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Workforce management: the disconnect between productivity and cost


Implementing a labor management system can be expensive, tedious and time-consuming; however, for many operators, an LMS is critical to standardizing direct labor productivity targets. These systems are effective at tracking real-time productivity and task efficiency but, alone, they do not drive productivity improvement and are not equipped to connect your labor rates to your overall cost.


Is the relationship between productivity and labor cost always linear? More control over labor productivity should always mean more control over labor cost, right?


Not necessarily.

Let’s review three reasons your labor management system is not driving financial improvement the way you think it should.


1. Lack of effective workforce planning functionality


Workforce planning to a lot of operations is using a spreadsheet to schedule employees once a week, with maybe a few tweaks here and there. Ratios are generally used to help determine crewing requirements which, inherently, locks in a fixed productivity level for the entire week.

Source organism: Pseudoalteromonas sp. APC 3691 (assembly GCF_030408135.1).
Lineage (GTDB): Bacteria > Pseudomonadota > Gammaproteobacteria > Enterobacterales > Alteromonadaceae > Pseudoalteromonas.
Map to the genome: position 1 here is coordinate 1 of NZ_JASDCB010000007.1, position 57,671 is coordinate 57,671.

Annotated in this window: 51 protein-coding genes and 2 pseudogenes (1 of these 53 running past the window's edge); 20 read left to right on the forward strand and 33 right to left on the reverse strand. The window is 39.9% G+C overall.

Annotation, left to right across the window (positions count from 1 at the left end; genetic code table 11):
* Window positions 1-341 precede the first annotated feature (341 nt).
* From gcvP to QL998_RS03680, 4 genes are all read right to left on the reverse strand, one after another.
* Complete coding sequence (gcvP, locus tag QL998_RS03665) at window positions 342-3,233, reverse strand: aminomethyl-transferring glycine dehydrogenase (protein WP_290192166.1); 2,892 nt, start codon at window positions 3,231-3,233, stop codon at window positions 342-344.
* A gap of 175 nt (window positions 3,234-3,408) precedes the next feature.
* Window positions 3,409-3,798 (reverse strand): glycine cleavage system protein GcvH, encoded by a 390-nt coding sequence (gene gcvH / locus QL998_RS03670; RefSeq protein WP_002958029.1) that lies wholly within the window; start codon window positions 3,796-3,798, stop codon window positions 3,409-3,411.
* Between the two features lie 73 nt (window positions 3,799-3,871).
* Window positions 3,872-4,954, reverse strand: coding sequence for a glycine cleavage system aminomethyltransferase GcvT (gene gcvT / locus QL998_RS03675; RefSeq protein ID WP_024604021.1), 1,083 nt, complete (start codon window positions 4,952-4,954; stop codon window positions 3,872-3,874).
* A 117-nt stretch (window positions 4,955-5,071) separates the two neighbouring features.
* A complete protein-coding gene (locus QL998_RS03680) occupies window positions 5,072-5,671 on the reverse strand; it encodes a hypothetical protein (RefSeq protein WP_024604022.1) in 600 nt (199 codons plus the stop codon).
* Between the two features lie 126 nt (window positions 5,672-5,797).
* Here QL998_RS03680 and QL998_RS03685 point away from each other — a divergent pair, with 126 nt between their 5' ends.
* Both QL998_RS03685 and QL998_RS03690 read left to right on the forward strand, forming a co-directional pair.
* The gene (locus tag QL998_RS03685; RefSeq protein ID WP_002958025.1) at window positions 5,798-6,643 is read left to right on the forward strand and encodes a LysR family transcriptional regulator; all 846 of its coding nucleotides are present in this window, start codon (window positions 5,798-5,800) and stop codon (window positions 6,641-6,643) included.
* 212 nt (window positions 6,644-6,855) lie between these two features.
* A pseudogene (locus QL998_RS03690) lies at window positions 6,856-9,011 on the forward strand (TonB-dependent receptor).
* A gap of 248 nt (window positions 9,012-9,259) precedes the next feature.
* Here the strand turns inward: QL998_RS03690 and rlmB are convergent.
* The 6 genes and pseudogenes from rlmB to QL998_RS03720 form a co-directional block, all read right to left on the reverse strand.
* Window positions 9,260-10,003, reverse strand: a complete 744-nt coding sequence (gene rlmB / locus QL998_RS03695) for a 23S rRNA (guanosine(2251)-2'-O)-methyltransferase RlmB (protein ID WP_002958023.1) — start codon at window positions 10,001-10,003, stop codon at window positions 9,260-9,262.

This would be fine except for the fact that workforce planning is never that simple. Volume changes by shift and so do available crew members. The weekly scheduling approach often results in overstaffing, which encourages a lower productivity rate or understaffing, causing shipment delays and overtime. The worst part is you don’t know which one until the shift is over and your targets weren’t met. Lack of planning always results in your most important metric - labor cost - being a lagging indicator of performance.


2. Tracking worked hours instead of paid hours


When it comes to real-time productivity tracking, labor management systems are typically quite robust. Tracking is usually at the task level, providing the operator with how much work is being done and at what productivity rate. Reconciliation of these results can be translated into a worked cost when pay rate is brought into the equation.


This is fine, but this is only giving you the cost of each task being completed, not the total cost of the employee. A 2017 productivity benchmarking study by Syncontext, through the Food Marketing Institute, revealed that the difference between worked hours and paid hours (the true cost of an employee) can differ by up to 25%. This means that an operation can be meeting all its labor standards and still be going over budget. Only advanced financial tracking can bring this difference to light.


Gap between worked and paid hours


2017 ROFDA / FMI Productivity Benchmarking Study


3. Lack of advanced financial forecasting


Without the ability to plan and track labor costs, it’s difficult to affect positive change or accurately forecast future requirements, both when it comes to crewing and cost budgeting.


Without the ability to connect productivity to labor cost, whether through shift planning, financial tracking or budget forecasting, you can find yourself in the dark.


As Arthur Nielsen once said, “the price of light is less than the cost of darkness”.



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